System: multiple :: Rating: Teen :: Players: 1-8
Genre: Racing Action :: Released: 12 July 2005
20 June 2006 — A novel concept is generally the first step taken by any developer with aims at creating a new franchise amidst the crowded market of today's gaming landscape. There's been a lot of ground covered over the last 30 years, but there's also plenty of room left for innovation. And if you're going to stand out on the shelves, you're going to need a hook. In FlatOut, that hook is certainly not lacking (it's the only game I can think of that features — no, downright flaunts — a fleet of fully-ejectable drivers), but it falls into the very first pitfall in its way. This game takes that unique twist which gives it an identity and attempts to use it as a bandage to salvage what would otherwise be an underdeveloped, unremarkable, entirely forgettable title. What's worse, that single little identifying gimmick has an incredibly short shelf life and only serves to irritate beyond the first hour or two of gameplay. If you're looking for the short recap, well, I'm obviously not here to sing FlatOut any praises. If you're here for the elongated review, I'll warn you: this won't be all that pretty.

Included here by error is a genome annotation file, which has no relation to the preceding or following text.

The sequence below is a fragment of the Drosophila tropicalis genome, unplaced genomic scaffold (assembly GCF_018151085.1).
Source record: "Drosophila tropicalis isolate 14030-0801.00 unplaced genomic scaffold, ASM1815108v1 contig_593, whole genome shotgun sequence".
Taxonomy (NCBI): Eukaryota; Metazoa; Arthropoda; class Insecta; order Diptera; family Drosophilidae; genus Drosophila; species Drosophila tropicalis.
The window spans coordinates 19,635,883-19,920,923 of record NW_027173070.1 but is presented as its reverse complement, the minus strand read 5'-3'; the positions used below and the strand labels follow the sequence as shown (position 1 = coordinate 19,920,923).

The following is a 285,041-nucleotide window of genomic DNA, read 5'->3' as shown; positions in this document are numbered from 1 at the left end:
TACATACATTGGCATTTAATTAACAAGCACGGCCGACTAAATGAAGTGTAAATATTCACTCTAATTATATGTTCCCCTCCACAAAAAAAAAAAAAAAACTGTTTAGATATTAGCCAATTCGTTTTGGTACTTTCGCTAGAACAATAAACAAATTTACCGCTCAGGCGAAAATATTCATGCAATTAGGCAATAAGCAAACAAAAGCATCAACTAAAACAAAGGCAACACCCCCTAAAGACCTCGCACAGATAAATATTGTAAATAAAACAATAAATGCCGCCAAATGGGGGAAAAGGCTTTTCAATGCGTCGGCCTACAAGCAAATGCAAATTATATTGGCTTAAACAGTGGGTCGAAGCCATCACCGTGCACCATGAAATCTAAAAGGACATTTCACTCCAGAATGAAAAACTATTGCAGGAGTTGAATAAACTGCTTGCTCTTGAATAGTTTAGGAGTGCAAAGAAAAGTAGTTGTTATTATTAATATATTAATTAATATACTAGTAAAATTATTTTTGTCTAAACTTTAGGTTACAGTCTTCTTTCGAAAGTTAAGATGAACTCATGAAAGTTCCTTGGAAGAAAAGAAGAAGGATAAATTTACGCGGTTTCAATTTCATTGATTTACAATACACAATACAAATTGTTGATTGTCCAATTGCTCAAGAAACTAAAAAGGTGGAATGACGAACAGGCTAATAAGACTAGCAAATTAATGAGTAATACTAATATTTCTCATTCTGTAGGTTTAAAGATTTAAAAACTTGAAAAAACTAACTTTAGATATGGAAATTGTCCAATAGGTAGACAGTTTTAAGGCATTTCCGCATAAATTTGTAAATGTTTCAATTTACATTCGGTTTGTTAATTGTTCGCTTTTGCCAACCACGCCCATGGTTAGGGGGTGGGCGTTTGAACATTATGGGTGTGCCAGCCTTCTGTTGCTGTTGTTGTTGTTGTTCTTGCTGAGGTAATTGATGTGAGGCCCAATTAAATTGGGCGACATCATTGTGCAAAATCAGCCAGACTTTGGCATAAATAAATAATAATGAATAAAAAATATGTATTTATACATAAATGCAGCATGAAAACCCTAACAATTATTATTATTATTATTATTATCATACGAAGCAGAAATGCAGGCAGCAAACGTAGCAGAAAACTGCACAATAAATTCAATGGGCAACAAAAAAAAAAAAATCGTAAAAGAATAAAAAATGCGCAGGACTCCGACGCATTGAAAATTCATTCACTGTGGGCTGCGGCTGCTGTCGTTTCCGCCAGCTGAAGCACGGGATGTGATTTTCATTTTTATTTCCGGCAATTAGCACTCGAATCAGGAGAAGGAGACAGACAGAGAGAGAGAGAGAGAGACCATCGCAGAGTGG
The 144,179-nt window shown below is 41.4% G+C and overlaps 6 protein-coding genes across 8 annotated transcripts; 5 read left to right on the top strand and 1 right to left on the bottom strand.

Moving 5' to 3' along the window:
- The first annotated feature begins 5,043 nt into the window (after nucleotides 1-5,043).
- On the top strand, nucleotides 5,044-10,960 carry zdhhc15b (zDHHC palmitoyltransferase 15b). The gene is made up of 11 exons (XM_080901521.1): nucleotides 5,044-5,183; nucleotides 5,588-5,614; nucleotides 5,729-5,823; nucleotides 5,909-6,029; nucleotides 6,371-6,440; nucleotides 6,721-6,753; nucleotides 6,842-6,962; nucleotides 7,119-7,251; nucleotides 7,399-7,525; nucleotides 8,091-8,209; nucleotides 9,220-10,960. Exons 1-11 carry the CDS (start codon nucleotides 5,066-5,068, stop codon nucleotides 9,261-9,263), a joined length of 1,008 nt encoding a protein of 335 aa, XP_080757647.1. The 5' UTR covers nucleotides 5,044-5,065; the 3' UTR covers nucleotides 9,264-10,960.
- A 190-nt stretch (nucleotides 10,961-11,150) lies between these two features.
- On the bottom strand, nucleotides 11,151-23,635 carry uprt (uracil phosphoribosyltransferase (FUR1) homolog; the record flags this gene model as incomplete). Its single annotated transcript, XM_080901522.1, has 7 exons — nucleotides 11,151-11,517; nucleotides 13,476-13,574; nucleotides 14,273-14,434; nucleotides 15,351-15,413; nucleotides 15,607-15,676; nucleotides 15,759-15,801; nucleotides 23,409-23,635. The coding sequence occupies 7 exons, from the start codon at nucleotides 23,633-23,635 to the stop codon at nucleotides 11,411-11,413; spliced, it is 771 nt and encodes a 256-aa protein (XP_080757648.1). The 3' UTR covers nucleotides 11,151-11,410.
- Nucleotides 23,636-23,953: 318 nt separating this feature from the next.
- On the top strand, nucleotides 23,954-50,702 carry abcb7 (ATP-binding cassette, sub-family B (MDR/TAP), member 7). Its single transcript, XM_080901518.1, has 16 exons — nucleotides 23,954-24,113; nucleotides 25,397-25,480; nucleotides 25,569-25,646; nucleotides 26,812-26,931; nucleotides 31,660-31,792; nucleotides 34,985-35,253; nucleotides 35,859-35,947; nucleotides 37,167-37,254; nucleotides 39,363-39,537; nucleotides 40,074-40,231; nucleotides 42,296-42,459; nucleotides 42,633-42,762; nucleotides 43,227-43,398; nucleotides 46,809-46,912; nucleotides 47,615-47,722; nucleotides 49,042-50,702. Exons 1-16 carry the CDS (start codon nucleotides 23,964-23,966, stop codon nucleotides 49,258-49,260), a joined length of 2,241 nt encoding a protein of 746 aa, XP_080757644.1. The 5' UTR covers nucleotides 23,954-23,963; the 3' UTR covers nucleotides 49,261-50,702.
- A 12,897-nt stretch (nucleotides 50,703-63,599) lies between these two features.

There's really no storyline to this one. Although hints and shades of an intended single-player tale are revealed from time to time, it seems to have been the victim of some last second editing and only winks at you from the cutting room floor once or twice. For instance, there are a few different driver body-types that you'll glimpse should they sail past your driver-side window. There's a red-headed tomboy, a heavyset biker and what appears to be the lead character's identical twin, clad in the kind of white T-shirt and jeans that would make any greaser proud. It hints at the possibility of inter-driver feuds, individual personalities and sweet, sweet revenge — and would've added some much-needed depth to the proceedings, but in its current representation is nothing more than a passing detail. The different faces are pasted over opposing drivers at the start of each race, seemingly at random, and nothing more is meant to be read into them.